Signs of chronic kidney disease (CKD) are common among adults prior to diabetes diagnosis, with the rates of CKD varying based on race, according to a recent study.
It is estimated that one-third of adults with diabetes mellitus also have CKD. In order to evaluate the extent to which CKD is found in patients prior to diabetes diagnosis and treatment, researchers conducted a study using data from a national cohort of 36,764 US veterans diagnosed with diabetes between 2003 and 2013.
Using eGFR and urine-albumin-creatinine ratios, the researchers determine whether evidence of CKD at any stage was present at time of diabetes diagnosis.
Overall, CKD was evident in 31.6% of the participants prior to diabetes diagnosis, with more than half having stage 3 or higher CKD. Odds of CKD increased with age (odds ratio [OR] 1.88; 95% CI: 1.82–1.93), hemoglobin A1C (OR 1.05; 95% CI: 1.04–1.06), systolic blood pressure (OR 1.04; 95% CI: 1.027–1.043), and BMI (OR 1.016; 95% CI: 1.011–1.020).
Further, Asian Americans and African Americans had higher adjusted odds of CKD compared with white Americans, with the highest prevalence in the Upper Midwest and parts of the Mid-South.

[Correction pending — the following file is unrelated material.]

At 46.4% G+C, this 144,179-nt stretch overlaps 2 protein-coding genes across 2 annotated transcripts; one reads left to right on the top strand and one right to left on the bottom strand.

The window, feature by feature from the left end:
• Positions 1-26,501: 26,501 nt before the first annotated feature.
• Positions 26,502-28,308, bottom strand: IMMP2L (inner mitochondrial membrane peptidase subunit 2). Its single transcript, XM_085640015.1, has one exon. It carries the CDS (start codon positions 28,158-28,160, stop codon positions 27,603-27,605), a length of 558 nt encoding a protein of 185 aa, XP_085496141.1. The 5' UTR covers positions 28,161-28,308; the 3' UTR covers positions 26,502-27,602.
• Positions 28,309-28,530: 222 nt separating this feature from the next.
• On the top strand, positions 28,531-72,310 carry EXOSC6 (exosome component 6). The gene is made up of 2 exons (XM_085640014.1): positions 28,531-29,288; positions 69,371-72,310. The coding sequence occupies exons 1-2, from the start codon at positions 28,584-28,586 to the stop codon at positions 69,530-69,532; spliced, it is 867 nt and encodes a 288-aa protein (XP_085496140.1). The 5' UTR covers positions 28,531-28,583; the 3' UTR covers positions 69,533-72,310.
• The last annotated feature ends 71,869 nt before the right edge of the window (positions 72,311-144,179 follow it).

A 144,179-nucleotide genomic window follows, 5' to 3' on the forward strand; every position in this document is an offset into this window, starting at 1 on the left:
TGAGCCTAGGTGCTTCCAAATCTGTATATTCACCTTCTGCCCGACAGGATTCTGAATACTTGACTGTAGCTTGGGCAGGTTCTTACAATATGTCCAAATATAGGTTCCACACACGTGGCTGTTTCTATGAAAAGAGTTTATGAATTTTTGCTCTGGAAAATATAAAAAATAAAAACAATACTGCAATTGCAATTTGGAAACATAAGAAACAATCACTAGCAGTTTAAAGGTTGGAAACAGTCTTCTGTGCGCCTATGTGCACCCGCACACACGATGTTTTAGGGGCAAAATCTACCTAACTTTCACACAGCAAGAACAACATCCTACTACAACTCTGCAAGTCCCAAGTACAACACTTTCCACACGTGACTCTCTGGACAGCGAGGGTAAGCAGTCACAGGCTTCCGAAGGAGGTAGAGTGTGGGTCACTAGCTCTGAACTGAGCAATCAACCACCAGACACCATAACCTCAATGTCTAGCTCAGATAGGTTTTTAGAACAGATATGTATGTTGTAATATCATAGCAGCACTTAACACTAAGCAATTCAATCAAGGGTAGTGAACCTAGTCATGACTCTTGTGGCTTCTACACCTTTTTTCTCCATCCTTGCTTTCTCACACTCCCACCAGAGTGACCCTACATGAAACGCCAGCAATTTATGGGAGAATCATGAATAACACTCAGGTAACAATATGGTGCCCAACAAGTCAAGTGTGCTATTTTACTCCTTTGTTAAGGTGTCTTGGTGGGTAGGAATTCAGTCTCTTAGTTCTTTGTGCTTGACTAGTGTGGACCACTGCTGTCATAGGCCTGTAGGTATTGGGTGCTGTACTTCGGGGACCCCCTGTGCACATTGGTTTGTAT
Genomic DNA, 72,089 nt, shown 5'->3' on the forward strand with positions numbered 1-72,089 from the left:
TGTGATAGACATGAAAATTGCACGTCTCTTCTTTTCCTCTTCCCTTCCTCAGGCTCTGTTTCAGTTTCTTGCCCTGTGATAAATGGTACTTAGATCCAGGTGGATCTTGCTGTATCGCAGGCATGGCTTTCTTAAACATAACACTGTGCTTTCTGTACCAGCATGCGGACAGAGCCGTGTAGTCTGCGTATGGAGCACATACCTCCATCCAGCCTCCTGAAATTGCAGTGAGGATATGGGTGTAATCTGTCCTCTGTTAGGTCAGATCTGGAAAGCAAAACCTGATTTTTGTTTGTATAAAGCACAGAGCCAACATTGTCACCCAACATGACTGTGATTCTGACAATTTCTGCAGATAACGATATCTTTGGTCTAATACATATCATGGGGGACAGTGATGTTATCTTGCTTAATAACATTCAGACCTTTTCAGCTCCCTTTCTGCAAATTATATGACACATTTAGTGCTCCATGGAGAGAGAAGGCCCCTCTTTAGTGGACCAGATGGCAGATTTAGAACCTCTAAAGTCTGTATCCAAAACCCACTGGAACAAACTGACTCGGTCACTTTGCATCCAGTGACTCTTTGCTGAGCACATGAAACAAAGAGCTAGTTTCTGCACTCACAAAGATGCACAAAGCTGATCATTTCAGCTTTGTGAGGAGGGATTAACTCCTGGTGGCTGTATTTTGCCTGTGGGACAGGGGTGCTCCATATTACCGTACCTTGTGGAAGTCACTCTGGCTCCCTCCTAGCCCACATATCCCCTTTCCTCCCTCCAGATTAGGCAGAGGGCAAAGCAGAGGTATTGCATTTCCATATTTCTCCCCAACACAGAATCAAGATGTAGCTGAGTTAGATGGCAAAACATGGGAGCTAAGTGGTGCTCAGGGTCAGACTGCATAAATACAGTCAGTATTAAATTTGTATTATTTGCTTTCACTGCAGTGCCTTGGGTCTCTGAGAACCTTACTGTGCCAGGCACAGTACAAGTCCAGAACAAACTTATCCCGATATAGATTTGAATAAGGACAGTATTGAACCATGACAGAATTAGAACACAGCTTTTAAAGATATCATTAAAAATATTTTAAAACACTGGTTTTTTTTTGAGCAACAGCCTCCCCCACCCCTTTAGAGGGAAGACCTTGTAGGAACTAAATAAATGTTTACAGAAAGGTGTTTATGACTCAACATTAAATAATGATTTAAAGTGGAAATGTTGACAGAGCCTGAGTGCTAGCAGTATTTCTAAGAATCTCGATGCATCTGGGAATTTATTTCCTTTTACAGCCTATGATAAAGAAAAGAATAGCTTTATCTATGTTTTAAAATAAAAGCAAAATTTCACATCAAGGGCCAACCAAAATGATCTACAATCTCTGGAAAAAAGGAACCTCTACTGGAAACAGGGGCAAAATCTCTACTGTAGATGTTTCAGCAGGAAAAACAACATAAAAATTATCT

“The current analysis suggests that expanded CKD and diabetes mellitus screening efforts may be necessary among veterans who are minorities, especially if cardiovascular comorbidities are present, in order to control the underlying kidney damage and narrow the disparities that exist in this population related to kidney disease, both independent of and in conjunction with diabetes mellitus, the researchers concluded.
Gatwood J, Chrisholm-Burns M, Davis R, et al. Evidence of chronic kidney disease in veterans with incident diabetes mellitus [published online February 9, 2018]. PLoS ONE. https://doi.org/10.1371/journal.pone.0192712.